Pension income could dry up for unprepared couples Go compare with our comparison table

Pension income could dry up for unprepared couples

11 October 2010 / by Rachael Stiles

Couples are risking their retirement income by not talking about what would happen to their pension provision if one of them died, Prudential has warned.

According to Prudential's research, 52 per cent of adults aged 40 or older who have not yet retired have not made any provision for each other and are therefore at risk of losing their pension income if their partner dies.

The study found that 39 per cent of couples have no arrangements in place which would ensure that their pension income continues to be paid after the death of one partner, and 13 per cent said they do not know what would happen to their pension income or other investments in these circumstances.

Nearly half have made arrangements to ensure that a pension income will continue to be paid, with men more likely than women to have made these arrangements – the research shows that 56 per cent of men compared to 43 per cent of women have made sure the other will continue to receive a pension income in retirement.

Fewer than one in 20 couples have discussed the difference between joint or single life annuities, and it is time for couples to speak up or risk an underfunded retirement, Prudential has said.

A joint life annuity will pay an income to a spouse or dependent after the pension holder's death, and, instead of or as in addition to this, they can purchase a guarantee that the income will continue for a set period up to 10 years after their death.

Vince Smith-Hughes, head of pensions development at Prudential, commented: "Talking about money can be difficult enough for many couples but clearly talking about death and money is a step too far for millions.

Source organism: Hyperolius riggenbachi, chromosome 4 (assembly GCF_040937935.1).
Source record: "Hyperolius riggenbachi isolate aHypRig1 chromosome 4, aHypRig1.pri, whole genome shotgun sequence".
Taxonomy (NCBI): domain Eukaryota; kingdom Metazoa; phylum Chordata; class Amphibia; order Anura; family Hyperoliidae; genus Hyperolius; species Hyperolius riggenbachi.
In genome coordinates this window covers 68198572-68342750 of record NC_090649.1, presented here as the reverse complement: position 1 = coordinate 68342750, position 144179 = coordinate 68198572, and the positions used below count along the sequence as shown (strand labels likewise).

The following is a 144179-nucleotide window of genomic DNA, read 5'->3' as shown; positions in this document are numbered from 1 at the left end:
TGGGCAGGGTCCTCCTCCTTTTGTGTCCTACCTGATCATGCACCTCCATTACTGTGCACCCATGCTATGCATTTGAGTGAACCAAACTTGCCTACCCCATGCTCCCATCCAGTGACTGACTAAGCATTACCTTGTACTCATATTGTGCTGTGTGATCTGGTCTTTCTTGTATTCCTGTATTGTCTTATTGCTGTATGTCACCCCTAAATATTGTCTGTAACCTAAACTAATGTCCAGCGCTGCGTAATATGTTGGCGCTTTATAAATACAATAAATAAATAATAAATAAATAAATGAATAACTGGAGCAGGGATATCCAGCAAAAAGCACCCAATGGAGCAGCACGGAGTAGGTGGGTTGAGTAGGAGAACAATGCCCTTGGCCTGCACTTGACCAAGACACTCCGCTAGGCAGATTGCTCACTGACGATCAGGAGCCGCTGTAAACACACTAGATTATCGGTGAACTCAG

"But it's time to speak up if more than half of all working couples aged 40-plus do not have arrangements in place to ensure pension income will continue after the death of one of them," he said. "Losing some or all of your income in retirement is a terrible risk to take and couples should think carefully about what happens in the event of one partner's death, and seek advice where appropriate to ensure this eventuality is taken into account."

Those still working can also ensure that their partner receives their pension in the event of their death by telling their pension scheme provider in writing.

© Fair Investment Company Ltd
 

ProviderAnnual IncomePayment TermsPurchase AmountGet Quotes
£6,950
Monthly income for life
£100,000
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£6,521
Monthly income for life
£100,000
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£6,502
Monthly income for life
£100,000
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£6,372
Monthly income for life
£100,000
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£6,154
Monthly income for life
£100,000
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Quotes based on man aged 65, £100,000.00 purchase amount, conventional, level escalation, nil guaranteed period, paid monthly in arrears without proportion. Annuity rates correct as at 22/06/2011.